From Will travel with kids blog:
Years ago I sat in a college seminar class with ‘genocide’ written across the board. Our small cohort was learning about specific atrocities perpetrated by humans on other humans. Through documentaries, books and journal articles, and with the guidance of a lawyer, historian and political scientist, we discussed the roots of genocide.
Though this was an academic exercise, I enrolled in the class because I wanted to know more about the history and context of the region in which I was raised. Friends and classmates experienced Rwanda during the genocide. I knew I needed to be more educated on the topic.
Cockroaches. Over radio waves, one group of people brazenly spewed hatred for another, calling them cockroaches, promulgating the idea that their opponents were less than human. This was a primary indicator that a genocide was possible. If someone is not truly human, we can justify killing them. In short order, in a state where 90% of the population claimed Christianity as their belief system, we learned that words led to deeds of unspeakable evil as the media urged people to eliminate the ‘cockroaches’ in their midst.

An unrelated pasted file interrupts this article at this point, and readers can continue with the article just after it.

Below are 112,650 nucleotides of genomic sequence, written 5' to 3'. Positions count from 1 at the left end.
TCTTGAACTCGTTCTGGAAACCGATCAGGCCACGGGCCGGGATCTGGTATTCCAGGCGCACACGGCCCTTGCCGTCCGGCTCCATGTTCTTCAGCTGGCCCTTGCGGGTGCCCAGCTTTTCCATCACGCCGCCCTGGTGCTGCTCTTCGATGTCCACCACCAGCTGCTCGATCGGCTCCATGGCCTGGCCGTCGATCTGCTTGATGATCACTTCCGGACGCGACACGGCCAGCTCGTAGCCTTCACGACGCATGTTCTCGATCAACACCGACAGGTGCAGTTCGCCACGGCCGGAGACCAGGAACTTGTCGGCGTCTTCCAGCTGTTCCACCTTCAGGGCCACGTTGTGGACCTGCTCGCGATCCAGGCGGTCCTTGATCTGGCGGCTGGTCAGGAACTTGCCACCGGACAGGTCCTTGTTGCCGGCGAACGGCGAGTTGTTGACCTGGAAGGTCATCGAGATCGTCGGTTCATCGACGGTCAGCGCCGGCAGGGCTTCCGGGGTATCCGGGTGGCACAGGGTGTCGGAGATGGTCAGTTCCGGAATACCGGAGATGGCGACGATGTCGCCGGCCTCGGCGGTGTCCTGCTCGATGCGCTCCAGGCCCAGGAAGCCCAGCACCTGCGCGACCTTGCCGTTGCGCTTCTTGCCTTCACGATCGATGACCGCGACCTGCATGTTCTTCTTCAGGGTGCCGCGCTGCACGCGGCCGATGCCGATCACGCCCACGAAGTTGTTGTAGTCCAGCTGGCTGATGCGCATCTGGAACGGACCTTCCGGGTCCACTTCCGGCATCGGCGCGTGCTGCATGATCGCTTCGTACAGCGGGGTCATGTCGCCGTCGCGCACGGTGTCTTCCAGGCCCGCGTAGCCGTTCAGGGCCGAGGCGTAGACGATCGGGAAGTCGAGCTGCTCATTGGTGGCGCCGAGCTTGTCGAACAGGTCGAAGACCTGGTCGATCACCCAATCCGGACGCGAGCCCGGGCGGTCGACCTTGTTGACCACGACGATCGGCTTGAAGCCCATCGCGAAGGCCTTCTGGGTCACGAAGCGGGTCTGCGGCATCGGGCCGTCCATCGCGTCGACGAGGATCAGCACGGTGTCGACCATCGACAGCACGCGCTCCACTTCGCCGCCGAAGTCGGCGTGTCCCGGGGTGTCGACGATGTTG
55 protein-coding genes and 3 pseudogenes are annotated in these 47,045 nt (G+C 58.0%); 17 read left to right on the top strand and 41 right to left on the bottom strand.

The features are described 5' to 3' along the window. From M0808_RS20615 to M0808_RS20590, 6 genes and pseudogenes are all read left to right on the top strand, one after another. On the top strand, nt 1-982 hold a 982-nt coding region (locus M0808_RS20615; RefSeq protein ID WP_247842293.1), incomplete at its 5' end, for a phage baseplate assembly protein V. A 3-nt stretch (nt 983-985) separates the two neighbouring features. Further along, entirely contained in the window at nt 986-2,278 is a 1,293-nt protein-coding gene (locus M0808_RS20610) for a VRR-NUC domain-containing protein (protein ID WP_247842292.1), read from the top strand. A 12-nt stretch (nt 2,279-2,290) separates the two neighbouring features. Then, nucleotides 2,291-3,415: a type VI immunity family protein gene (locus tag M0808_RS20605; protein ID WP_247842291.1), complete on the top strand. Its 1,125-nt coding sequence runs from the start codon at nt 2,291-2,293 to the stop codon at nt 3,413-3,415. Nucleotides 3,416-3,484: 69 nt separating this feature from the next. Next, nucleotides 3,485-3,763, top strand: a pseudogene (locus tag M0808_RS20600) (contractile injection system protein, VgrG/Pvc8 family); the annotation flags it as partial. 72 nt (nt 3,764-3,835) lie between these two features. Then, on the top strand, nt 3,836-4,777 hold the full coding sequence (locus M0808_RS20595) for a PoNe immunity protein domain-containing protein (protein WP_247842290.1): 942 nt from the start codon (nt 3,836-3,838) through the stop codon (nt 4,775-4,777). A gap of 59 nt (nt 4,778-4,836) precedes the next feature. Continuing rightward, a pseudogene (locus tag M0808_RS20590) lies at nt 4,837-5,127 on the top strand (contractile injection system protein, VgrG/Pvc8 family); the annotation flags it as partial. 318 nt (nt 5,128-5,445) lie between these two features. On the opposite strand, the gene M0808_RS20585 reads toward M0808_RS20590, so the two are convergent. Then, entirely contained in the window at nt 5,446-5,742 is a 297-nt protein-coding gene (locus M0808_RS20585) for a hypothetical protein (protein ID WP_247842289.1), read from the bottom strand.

Calling a human being – an image bearer of God – a term that is other than human shows contempt. Contempt is a feeling that another person is worth less than the value God ascribes to them. It is the belief that a person is sub-human and thus beneath our consideration. I often think the grievous sin of contempt is only committed by hardened criminals or internet trolls. But, as Tim Keller notes, ordinary, culturally acceptable insults “betray an attitude of contempt.” And as we know from Scripture, it’s not just our voiced opinions that betray our sin, but our unspoken attitudes of the heart as well.
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